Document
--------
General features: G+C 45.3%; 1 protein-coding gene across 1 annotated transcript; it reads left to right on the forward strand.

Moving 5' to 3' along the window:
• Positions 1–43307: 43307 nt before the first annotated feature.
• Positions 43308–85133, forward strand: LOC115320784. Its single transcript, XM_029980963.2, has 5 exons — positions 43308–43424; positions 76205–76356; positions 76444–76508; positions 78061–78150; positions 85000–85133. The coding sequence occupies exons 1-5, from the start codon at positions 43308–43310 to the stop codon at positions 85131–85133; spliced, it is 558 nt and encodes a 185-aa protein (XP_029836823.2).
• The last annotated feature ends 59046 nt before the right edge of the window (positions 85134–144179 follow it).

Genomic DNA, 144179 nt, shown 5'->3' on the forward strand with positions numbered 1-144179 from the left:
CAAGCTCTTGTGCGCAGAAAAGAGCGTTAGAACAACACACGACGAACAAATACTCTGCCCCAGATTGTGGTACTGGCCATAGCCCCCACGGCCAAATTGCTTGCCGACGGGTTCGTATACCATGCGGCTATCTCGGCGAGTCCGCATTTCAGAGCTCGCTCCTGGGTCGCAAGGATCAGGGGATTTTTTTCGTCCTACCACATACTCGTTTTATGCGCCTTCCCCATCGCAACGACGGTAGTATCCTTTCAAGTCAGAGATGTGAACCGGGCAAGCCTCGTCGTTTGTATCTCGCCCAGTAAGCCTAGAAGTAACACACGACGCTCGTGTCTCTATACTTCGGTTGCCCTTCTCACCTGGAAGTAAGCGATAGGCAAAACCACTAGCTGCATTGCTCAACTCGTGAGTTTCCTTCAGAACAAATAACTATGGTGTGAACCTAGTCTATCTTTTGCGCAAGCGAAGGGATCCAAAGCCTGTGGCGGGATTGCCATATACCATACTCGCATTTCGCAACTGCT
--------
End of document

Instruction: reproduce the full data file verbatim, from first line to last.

General features: G+C 45.3%; 1 protein-coding gene across 1 annotated transcript; it reads left to right on the forward strand.

Moving 5' to 3' along the window:
• Positions 1–43307: 43307 nt before the first annotated feature.
• Positions 43308–85133, forward strand: LOC115320784. Its single transcript, XM_029980963.2, has 5 exons — positions 43308–43424; positions 76205–76356; positions 76444–76508; positions 78061–78150; positions 85000–85133. The coding sequence occupies exons 1-5, from the start codon at positions 43308–43310 to the stop codon at positions 85131–85133; spliced, it is 558 nt and encodes a 185-aa protein (XP_029836823.2).
• The last annotated feature ends 59046 nt before the right edge of the window (positions 85134–144179 follow it).

Genomic DNA, 144179 nt, shown 5'->3' on the forward strand with positions numbered 1-144179 from the left:
CAAGCTCTTGTGCGCAGAAAAGAGCGTTAGAACAACACACGACGAACAAATACTCTGCCCCAGATTGTGGTACTGGCCATAGCCCCCACGGCCAAATTGCTTGCCGACGGGTTCGTATACCATGCGGCTATCTCGGCGAGTCCGCATTTCAGAGCTCGCTCCTGGGTCGCAAGGATCAGGGGATTTTTTTCGTCCTACCACATACTCGTTTTATGCGCCTTCCCCATCGCAACGACGGTAGTATCCTTTCAAGTCAGAGATGTGAACCGGGCAAGCCTCGTCGTTTGTATCTCGCCCAGTAAGCCTAGAAGTAACACACGACGCTCGTGTCTCTATACTTCGGTTGCCCTTCTCACCTGGAAGTAAGCGATAGGCAAAACCACTAGCTGCATTGCTCAACTCGTGAGTTTCCTTCAGAACAAATAACTATGGTGTGAACCTAGTCTATCTTTTGCGCAAGCGAAGGGATCCAAAGCCTGTGGCGGGATTGCCATATACCATACTCGCATTTCGCAACTGCT